The Telecoms Industry Is Facing a Data Crossroads

Data Crossroads

Telecoms companies guard their customer information very carefully, and quite rightly so. Strict data privacy rules, such as General Data Protection Regulation (GDPR), have reinforced the requirement to have tight controls over how information is stored, governed and used.

Often, data is kept not just within the company but sometimes locked within individual departments. The telecom sector plays an important role as the central nervous system, connecting several industries together. Yet, without the ability to accurately manage, analyse and collect data centrally across the network, telecoms are sometimes unable to ‘connect the dots’, potentially losing out on opportunities to drive enhanced end-user experiences and increased revenues.

Telecom companies that seek to unlock, share and collaborate with their most unique asset — their data; will find that adopting a data-first approach will collaborate with their eco-systems more strategically and monetise new business streams, alongside the newly developed data & related applications. Tapping into the value of their data can also enable telecom companies to manage the huge network complexity they currently deal with, helping with everything from predictive and preventative maintenance and roll-out and cost optimisation

Harnessing Data Clean Rooms for Business Growth

Around the world, multiple industries rely on telecom companies as the backbone of their operations. In retail, point-of-sale machines run through a telecoms company network, and in transport, the scheduling of commuter buses and trains relies on the very same technology. In fact, in 2025, the number of mobile users worldwide is projected to reach 7.49 billion. Yet, despite the importance of telecom for society and in connecting industries, network operators are not yet fully embracing the value of the data they have at their fingertips.

Data privacy and increased regulations have prevented telecoms from connecting and sharing their data with other organisations due to fears around leaking PII. However, Data Clean Room technology is fast emerging to help companies effortlessly share data both internally and with third-parties in a secure and governed environment. Data Clean Rooms prevent specific identifiable information from showing to other companies when sharing data through a Clean Room. PII is protected, processed, and managed in a compliant way. This means that companies, or divisions of a single company, are empowered to bring data together for joint analysis under defined guidelines and restrictions.

In retail, for example, telecoms companies can collaborate with retailers confidently and safely through a Data Clean Room using governed analytics. This typically revolves on the user’s cellular number, which can help the telecom and the retailer access valuable data such as location details, shopping baskets and product purchases. By tapping into this data, retailers can focus on improving personalisation services for their customers and also in-store and virtual experiences.

Better Data = Better Connections

Being able to understand individual usage of a network can help networks improve their services more broadly, as seen in the success of increased next gen network roll-outs. These are the first of their kind to effectively ‘slice’ the network, providing different service level agreements to consumers. When you know who is accessing services and what they are doing on the network, you can prioritise value and experiences over utilisation to deliver the best service for them at that given moment.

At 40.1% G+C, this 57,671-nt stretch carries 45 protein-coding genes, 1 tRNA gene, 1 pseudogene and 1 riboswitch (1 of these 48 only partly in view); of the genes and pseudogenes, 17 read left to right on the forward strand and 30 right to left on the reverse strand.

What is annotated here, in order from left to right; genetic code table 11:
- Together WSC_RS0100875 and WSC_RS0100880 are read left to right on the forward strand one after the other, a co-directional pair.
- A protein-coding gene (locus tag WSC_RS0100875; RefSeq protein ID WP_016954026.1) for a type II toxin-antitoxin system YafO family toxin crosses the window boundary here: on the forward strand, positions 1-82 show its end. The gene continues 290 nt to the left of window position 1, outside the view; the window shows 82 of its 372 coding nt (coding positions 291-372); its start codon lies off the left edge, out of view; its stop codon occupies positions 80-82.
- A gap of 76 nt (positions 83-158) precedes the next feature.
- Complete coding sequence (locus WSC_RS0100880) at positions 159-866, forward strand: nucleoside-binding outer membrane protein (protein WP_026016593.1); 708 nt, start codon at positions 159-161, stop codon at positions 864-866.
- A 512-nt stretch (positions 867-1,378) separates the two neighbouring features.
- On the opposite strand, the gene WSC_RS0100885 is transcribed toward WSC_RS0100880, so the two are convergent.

Yet, the inability to tap into customer data is preventing many network providers from taking advantage of this. By better understanding network data, telecoms can decommission legacy   networks, which can be more expensive to maintain, with faster connection and download speeds of 5G networks.

The adoption of 5G technology in the UAE is already quite advanced, as 49% of smartphone users in the country plan to upgrade to a 5G subscription by October 2023. Additionally, the population coverage of 5G in the UAE is quite extensive, with 93% of the country’s population having access to the technology.

A Brighter Future with Digital Twins

Going forward, telecoms will want to capitalise on new and emerging technologies, such as digital twins. Building a digital twin through their network serves as a visualisation tool to replicate what is happening in the real world. This enables continuous prototyping, testing and self-optimisation of the network.

According to the “Telecom 2030” report by Appledore Research published in December 2020, digital twin technology is expected to play a crucial role in managing capital and operating expenses of telecom networks, leading to proactive network management. This advancement could generate more than $10 billion in revenue for innovative telecommunications companies in the next ten years.

Overlaying this digital twin with data such as customer experience and mobility data enables networks to be much more customer-centric going forward, ensuring network providers can personalise customer experiences to meet their precise demands. This will help increase customer satisfaction and improve loyalty, ultimately driving a significant increase in profitability.

Telecom companies that understand how the key to achieving this is mastering and unlocking data rapidly pivot their business to become more of a TechCo model.

In the long term, engaging with this data is no longer a ‘nice to have’. Those that do it should be able to transition becoming fully-fledged technology companies and expect the gulf between them and their competitors to grow.

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